Wednesday 30 July 2014

Thunder Run 2014: Trail training at its most fun

We all enter races for different reasons:  to get a PB, to run somewhere new, to test our mettle, because a friend tricked us into it after a few too many drinks (and then somehow found a reason not to run...), for a hard training run, or sometimes just for a bit of fun.  The Cotswold Running trip to Catton Park for the 2014 Thunder Run was certainly designed to be fun, but it also gave an opportunity for some of our regular volunteers to get involved in a long and exhausting run with friends.

We arrived on Friday evening, hoping to enjoy a relaxed evening of camping and scope out the scene.  As it was Friday, the M42 was particularly stationary, so instead we arrived, put up the tent, got everything unloaded, and promptly put our feet up.  The camp site was vast, so wandering around and catching up with people suddenly looked an exhausting venture compared to eating dinner and "planning" our race.  I attempted an early-ish night by hitting the hay at 11:30, but sleep wasn't on the cards.  Camping can be relaxing, but with several hundred people within easy earshot, sleep can be hard to come by even with earplugs.  Still, 4 hours sleep is better than none.

The race-morning mood was a bit of a mixed bag.  I had the first leg, so was quite focused on when/what to eat that would stay down on a very hot 10K run.  In total contrast, Mitch was not running until his graveyard shift, so was trying to keep from going stir crazy.  In between, everyone was somewhere between gearing up and enjoying a relaxed morning with family & friends.

Team Revolution: Jill, Mitch, Nic, Kurt, Linzi, Rohan, Caroline, Paul
The morning started warm and sunny, and made its way quickly to very hot (~28-30C).  Given my problems lately with overheating, I was particularly curious (i.e. concerned, worried, nervous, bricking it just a bit) about how I would cope racing hard in the heat.  I knew it would only be for around 50 minutes, but such trivialities don't really come into it when you've suddenly found yourself doing badly at something you did quite well until recently.  I made sure to get properly hot & sweaty in my warm-up, so that sudden exhaustion that comes when you start exercising in the heat was out of the way before the race.  I arrived at the start line already drenched and ready to race.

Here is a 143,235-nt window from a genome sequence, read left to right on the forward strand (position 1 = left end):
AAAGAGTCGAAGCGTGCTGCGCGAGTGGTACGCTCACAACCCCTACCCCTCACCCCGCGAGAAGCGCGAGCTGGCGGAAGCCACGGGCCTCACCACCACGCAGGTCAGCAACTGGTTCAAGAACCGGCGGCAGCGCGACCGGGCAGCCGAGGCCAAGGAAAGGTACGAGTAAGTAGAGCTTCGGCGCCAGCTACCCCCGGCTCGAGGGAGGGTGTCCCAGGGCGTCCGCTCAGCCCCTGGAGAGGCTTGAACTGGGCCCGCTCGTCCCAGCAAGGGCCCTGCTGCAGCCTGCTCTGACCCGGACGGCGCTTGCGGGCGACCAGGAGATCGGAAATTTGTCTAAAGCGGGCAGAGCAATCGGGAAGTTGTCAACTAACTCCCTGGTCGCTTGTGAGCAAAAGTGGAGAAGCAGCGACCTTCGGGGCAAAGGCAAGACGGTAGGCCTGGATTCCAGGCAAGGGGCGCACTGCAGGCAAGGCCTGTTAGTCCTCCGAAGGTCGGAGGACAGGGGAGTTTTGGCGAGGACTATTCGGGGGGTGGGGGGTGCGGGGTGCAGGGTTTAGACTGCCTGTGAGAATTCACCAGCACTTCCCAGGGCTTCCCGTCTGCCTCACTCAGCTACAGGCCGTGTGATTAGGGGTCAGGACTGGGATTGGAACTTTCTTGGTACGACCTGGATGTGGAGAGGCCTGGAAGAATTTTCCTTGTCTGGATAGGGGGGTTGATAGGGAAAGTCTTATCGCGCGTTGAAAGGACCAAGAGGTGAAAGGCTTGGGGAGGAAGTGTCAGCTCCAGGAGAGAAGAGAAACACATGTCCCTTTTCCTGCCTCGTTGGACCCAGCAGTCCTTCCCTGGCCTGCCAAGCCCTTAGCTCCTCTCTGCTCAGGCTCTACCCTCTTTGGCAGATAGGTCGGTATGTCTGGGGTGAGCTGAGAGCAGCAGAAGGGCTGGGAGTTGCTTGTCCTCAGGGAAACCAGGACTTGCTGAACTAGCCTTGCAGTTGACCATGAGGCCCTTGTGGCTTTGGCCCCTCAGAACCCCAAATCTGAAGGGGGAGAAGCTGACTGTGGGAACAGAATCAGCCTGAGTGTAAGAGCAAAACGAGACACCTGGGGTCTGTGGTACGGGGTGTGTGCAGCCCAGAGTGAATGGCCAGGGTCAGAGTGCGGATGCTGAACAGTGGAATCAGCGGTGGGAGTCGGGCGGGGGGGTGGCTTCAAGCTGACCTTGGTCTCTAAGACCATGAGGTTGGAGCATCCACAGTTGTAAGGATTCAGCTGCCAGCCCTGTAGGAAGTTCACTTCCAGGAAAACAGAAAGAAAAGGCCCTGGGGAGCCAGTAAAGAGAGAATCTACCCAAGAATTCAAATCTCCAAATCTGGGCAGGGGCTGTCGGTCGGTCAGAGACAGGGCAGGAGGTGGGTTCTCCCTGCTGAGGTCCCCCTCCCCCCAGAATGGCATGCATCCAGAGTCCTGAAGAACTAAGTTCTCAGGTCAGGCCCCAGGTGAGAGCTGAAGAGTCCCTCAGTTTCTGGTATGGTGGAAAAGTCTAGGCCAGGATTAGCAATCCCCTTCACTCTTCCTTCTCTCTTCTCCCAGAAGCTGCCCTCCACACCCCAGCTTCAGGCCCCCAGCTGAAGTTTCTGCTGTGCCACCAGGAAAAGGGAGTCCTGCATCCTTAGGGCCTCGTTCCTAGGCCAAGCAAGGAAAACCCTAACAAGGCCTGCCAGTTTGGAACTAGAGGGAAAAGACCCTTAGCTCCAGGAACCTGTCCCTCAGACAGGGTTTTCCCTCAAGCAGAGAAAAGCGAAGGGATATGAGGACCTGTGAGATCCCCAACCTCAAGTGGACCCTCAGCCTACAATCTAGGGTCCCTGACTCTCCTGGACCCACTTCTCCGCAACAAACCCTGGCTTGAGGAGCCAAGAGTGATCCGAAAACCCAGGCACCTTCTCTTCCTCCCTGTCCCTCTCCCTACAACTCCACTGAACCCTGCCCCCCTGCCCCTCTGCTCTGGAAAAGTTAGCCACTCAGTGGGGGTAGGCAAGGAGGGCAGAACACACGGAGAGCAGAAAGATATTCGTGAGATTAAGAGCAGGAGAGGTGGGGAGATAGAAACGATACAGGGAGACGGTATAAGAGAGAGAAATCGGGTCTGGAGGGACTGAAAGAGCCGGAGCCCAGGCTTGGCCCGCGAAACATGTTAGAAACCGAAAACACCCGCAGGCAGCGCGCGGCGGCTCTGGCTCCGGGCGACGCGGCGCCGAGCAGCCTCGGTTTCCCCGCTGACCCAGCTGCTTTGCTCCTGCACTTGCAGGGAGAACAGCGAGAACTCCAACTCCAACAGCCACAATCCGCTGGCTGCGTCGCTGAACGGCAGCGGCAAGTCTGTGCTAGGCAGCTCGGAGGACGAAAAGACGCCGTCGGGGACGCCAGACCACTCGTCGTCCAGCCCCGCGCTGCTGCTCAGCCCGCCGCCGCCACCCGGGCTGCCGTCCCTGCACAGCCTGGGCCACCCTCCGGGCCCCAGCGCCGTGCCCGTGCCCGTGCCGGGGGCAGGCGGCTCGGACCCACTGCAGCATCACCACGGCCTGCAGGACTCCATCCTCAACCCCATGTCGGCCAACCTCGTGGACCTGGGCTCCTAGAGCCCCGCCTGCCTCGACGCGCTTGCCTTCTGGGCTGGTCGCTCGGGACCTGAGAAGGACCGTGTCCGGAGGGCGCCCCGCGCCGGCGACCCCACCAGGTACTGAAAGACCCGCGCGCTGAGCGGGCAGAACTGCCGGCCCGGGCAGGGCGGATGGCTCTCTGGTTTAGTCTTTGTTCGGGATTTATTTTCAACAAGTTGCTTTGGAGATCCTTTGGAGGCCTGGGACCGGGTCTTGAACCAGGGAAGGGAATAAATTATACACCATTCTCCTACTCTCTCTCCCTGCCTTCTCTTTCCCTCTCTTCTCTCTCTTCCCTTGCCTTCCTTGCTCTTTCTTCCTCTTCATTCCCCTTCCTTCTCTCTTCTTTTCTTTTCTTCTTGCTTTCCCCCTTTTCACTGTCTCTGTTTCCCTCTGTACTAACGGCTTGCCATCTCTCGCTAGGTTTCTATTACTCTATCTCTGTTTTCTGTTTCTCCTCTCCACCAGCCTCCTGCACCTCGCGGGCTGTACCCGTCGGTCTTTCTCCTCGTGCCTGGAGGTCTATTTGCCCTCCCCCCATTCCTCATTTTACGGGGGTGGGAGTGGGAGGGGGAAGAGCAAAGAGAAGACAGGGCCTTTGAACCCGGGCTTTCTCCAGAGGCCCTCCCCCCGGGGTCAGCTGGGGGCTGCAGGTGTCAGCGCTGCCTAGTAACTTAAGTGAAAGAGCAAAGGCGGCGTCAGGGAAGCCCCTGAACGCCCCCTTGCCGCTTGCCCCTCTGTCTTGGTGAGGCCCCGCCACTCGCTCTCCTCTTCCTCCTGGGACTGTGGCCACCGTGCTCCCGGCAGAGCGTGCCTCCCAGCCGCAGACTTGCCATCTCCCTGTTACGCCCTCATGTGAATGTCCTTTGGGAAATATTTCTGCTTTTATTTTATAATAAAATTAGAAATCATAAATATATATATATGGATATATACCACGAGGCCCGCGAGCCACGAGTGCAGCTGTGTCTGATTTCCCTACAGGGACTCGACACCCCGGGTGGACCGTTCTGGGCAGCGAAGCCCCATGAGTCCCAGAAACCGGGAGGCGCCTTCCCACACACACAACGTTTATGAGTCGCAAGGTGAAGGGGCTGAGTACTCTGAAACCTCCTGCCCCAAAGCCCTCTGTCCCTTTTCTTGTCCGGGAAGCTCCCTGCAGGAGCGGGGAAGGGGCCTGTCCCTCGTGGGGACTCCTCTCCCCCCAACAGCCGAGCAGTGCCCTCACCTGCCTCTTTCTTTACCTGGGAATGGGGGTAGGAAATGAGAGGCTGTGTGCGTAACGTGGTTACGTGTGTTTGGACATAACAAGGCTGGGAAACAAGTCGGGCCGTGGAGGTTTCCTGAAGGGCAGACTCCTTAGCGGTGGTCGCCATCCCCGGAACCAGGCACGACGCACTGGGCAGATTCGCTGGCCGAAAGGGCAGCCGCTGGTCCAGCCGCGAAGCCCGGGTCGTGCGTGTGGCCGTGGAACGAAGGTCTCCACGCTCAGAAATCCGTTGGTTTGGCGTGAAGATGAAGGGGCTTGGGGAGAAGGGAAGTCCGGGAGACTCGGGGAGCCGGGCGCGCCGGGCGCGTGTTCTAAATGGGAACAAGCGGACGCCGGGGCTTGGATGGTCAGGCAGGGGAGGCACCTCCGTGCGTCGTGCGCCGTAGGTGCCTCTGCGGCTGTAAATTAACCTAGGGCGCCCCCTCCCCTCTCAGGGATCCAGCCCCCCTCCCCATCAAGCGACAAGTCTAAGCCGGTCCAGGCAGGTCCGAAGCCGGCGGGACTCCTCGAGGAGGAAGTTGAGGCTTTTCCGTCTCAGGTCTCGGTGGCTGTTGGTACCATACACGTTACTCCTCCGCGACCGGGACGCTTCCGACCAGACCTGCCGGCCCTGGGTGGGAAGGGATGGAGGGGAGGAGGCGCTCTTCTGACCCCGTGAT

Eventually, the race started and I was off and running.  Amazingly, the vast majority of runners actually lined up roughly according to their expected time for the 10K lap.  I had guestimated my lap would take 50 minutes, but was planning to run on feel at something harder than 1/2 marathon effort but slightly easier than if I'd only been doing one 10K that day.  I found myself steadily working through the crowd and maintaining a fairly consistent pace of just under 5 minutes per KM.

The Thunder Run route is a bit hilly, but it's also very twisty-turny.  In some places, I'm sure we ran a mile to move 50 metres along the campsite.  The woody sections have plenty of trip hazards to keep you on your toes (or face), and the occasional tight turn to find a tree in the middle of your path certainly make for added excitement.

The atmosphere as we wound our way in and out of the campsite was electric, and it took a lot of concentration to avoid just blasting off with excitement.  I did occasionally have the chance for a brief chat with other runners, including Steve from our neighbouring club in Pershore.

The early afternoon sun burned hot, and I'm pretty sure the medical crew had plenty of heat-related illness to deal with.  After my first lap, I felt pretty wrecked, and it took about half an hour before people stopped looking at me like I might fall out of my chair at any time.  After a good stretch, a tasty light lunch, and plenty of fluids, though, I felt pretty good and enjoyed my turns as support crew & childminder.  Jill took the second lap, and paced it a bit closer to a full 10K effort, which resulted in an excellent first lap time (50'), but over an hour of everyone giving her that same concerned look.  After that, everyone else wound it back in a bit to avoid being the first in the team to properly pass out.

My race plan continued, with my 4x10K reps concept working much better than I'd expected, with less than a minute difference in the first 3 times.  After my 3rd (finishing at 1am), I neglected my post-lap refuelling in order to crawl into my sleeping bag, which seemed so inviting.  I felt the difference on my morning lap, and started to bonk a bit, which meant I dropped a couple of minutes when I couldn't really speed up through the final 5K as I had in the other laps.  I learned a lot about areas of my post-run recovery that I could improve on in my normal training weeks (like, actually pay attention to it like I did once upon a time).

For the others, the result was equally useful.  Jill and Caroline did their first ever nighttime trail racing.  Linzi got in some good tired-legs effort with a blast in her final lap.  Nic reconnected with racing (as opposed to running in an event), Rohan and Paul did one lap more than they had previously, and Mitch found out that he's still a bit tired after Endure 24 (duh!).

Most importantly, though, we also had a lot of fun.  The kids went home as tired as their parents, having had a weekend of camping, playing, cheering, and generally being a delightful distraction from aching muscles and blisters.  Caroline's husband, Andy, got in some running, and Charmaine seemed to spend most of the weekend walking with camera in hand (you can see her pictures here).  Next year, hopefully we'll be able to get a few more from EVRC to come out and make up some club teams.

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